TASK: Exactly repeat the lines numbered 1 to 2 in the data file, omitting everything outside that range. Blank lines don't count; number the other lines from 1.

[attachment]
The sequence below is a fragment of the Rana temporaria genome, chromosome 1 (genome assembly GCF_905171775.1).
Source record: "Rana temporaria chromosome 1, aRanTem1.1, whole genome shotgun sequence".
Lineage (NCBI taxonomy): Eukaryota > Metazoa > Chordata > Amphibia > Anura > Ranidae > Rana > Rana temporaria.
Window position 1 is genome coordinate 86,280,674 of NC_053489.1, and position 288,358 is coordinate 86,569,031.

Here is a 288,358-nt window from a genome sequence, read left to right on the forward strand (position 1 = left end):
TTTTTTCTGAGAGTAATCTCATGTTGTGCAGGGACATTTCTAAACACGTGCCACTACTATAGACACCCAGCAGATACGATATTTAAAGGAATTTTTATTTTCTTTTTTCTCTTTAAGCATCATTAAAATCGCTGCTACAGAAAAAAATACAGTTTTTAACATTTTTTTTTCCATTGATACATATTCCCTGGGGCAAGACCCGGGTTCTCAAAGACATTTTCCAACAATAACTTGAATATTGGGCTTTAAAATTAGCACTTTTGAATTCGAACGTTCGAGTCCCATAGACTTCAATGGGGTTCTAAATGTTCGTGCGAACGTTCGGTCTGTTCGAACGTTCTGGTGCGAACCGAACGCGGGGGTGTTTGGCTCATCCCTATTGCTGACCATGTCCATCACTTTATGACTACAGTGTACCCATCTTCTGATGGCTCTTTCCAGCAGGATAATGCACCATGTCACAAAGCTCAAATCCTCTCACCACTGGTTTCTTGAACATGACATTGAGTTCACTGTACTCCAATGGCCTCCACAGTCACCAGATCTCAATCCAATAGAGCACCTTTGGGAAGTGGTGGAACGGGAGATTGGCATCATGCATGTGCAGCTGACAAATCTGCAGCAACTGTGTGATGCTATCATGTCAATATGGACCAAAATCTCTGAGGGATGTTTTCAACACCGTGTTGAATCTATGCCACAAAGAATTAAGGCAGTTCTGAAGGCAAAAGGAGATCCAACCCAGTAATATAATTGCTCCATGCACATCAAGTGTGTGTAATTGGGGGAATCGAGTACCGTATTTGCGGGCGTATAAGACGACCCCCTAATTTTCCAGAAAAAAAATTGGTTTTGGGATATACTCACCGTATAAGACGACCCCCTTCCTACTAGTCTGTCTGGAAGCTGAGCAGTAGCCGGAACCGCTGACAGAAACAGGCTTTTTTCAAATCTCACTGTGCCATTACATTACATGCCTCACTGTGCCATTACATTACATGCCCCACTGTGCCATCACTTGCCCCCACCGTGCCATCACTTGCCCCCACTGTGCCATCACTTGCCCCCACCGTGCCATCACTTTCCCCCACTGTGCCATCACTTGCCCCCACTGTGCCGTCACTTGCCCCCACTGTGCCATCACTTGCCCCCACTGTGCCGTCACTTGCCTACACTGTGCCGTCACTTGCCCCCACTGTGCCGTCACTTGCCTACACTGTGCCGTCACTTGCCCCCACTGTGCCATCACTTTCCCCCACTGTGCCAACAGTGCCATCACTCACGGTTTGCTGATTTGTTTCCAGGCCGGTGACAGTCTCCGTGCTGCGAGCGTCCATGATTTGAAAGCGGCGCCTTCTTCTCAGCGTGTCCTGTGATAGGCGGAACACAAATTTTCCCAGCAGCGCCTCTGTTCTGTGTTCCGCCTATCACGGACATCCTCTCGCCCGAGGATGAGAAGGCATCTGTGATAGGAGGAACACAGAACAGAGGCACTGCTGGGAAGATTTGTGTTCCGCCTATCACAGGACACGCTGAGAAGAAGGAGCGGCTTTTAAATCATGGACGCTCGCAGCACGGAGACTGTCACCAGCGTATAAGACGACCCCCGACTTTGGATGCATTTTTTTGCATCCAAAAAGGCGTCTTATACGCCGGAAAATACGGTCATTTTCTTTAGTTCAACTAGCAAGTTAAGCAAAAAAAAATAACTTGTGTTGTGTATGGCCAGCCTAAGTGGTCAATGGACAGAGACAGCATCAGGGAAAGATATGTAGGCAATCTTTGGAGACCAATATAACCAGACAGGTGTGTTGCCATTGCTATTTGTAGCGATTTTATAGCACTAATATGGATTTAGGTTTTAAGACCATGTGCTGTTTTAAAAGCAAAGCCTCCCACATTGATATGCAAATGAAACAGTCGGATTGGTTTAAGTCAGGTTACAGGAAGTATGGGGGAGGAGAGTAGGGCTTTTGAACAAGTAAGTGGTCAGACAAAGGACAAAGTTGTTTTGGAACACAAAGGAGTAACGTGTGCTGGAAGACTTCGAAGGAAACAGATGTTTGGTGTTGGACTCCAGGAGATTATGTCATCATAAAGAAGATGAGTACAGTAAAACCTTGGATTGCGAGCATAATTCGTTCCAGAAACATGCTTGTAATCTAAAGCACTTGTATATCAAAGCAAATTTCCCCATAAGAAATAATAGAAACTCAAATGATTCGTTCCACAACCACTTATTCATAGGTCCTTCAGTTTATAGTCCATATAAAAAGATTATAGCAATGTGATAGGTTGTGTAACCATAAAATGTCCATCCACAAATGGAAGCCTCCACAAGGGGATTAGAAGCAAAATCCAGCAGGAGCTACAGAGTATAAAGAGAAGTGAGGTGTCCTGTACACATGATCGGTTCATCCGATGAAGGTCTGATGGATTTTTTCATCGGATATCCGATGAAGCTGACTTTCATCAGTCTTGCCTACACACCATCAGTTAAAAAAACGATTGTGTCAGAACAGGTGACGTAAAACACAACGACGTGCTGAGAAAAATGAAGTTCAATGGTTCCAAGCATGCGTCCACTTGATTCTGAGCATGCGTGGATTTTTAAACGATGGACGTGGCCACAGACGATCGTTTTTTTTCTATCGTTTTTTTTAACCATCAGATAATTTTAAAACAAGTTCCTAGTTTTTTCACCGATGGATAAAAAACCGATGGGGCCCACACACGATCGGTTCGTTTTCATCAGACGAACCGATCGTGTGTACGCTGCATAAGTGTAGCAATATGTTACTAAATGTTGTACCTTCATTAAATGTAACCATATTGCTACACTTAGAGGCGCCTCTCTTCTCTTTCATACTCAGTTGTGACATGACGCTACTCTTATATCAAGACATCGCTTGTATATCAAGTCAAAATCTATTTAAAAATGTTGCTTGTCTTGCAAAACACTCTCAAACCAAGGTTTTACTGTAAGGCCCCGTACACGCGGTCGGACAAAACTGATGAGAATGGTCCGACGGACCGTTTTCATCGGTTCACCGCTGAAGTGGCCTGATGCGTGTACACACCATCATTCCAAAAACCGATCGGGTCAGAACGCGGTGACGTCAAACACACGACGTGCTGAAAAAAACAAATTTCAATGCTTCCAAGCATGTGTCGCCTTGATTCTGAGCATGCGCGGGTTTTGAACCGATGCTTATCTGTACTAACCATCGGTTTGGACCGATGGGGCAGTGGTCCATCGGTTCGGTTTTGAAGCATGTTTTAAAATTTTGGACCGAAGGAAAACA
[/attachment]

The sequence below is a fragment of the Rana temporaria genome, chromosome 1 (genome assembly GCF_905171775.1).
Source record: "Rana temporaria chromosome 1, aRanTem1.1, whole genome shotgun sequence".